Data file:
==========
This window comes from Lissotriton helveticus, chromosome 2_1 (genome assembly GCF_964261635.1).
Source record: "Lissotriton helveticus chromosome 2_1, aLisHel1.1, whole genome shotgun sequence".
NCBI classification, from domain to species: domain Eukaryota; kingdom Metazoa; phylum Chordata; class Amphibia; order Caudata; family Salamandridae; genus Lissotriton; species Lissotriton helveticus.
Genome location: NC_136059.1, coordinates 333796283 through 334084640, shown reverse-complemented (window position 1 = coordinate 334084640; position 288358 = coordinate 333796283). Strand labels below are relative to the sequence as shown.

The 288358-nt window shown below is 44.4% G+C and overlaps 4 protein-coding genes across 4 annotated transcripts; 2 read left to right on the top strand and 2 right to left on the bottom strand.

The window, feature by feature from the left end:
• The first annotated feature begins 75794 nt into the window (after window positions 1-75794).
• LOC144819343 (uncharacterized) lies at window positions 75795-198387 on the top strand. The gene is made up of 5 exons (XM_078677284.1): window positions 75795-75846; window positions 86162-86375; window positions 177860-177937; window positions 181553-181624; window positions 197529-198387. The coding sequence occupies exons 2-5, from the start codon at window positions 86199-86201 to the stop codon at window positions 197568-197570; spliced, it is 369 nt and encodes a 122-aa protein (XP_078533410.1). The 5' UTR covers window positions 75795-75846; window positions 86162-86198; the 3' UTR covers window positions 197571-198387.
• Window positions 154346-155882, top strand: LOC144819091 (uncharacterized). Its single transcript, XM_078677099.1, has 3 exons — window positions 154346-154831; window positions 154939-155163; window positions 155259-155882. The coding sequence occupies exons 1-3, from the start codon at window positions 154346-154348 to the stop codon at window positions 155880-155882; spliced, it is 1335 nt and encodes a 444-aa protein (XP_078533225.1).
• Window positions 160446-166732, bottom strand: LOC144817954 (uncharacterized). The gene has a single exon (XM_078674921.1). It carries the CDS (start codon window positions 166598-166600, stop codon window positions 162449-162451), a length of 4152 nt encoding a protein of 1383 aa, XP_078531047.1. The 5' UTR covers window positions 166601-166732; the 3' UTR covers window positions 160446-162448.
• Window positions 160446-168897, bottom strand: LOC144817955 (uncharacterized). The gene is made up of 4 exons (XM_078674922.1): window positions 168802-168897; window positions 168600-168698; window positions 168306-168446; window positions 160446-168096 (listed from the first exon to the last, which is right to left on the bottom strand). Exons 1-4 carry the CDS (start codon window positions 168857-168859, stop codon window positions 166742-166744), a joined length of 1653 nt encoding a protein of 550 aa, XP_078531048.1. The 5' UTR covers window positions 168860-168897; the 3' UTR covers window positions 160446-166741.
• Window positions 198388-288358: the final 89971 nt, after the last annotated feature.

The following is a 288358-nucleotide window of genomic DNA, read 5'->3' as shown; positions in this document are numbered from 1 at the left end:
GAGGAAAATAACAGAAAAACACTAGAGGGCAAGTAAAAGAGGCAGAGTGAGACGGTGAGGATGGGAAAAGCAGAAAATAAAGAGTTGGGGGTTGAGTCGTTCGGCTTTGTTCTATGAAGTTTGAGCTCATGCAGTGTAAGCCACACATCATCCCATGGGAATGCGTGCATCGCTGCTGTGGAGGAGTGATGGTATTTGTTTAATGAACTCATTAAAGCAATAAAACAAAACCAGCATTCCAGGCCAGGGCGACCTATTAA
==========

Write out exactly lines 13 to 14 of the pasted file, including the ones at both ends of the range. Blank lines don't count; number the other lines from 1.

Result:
The following is a 288358-nucleotide window of genomic DNA, read 5'->3' as shown; positions in this document are numbered from 1 at the left end:
GAGGAAAATAACAGAAAAACACTAGAGGGCAAGTAAAAGAGGCAGAGTGAGACGGTGAGGATGGGAAAAGCAGAAAATAAAGAGTTGGGGGTTGAGTCGTTCGGCTTTGTTCTATGAAGTTTGAGCTCATGCAGTGTAAGCCACACATCATCCCATGGGAATGCGTGCATCGCTGCTGTGGAGGAGTGATGGTATTTGTTTAATGAACTCATTAAAGCAATAAAACAAAACCAGCATTCCAGGCCAGGGCGACCTATTAA